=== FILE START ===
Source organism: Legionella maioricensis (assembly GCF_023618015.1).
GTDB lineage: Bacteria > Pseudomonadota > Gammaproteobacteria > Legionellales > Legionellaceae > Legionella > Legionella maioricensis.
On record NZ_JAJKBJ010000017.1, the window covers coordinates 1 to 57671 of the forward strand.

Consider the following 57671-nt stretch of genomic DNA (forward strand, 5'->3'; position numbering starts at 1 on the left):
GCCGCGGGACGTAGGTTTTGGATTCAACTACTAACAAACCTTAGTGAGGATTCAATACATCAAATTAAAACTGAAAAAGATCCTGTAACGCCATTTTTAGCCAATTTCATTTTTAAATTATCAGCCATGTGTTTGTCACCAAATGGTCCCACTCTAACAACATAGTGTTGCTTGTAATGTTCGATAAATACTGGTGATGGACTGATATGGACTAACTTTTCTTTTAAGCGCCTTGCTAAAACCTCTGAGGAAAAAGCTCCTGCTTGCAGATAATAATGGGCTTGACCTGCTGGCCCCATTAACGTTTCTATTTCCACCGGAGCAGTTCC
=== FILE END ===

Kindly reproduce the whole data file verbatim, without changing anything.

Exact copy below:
Source organism: Legionella maioricensis (assembly GCF_023618015.1).
GTDB lineage: Bacteria > Pseudomonadota > Gammaproteobacteria > Legionellales > Legionellaceae > Legionella > Legionella maioricensis.
On record NZ_JAJKBJ010000017.1, the window covers coordinates 1 to 57671 of the forward strand.

Consider the following 57671-nt stretch of genomic DNA (forward strand, 5'->3'; position numbering starts at 1 on the left):
GCCGCGGGACGTAGGTTTTGGATTCAACTACTAACAAACCTTAGTGAGGATTCAATACATCAAATTAAAACTGAAAAAGATCCTGTAACGCCATTTTTAGCCAATTTCATTTTTAAATTATCAGCCATGTGTTTGTCACCAAATGGTCCCACTCTAACAACATAGTGTTGCTTGTAATGTTCGATAAATACTGGTGATGGACTGATATGGACTAACTTTTCTTTTAAGCGCCTTGCTAAAACCTCTGAGGAAAAAGCTCCTGCTTGCAGATAATAATGGGCTTGACCTGCTGGCCCCATTAACGTTTCTATTTCCACCGGAGCAGTTCC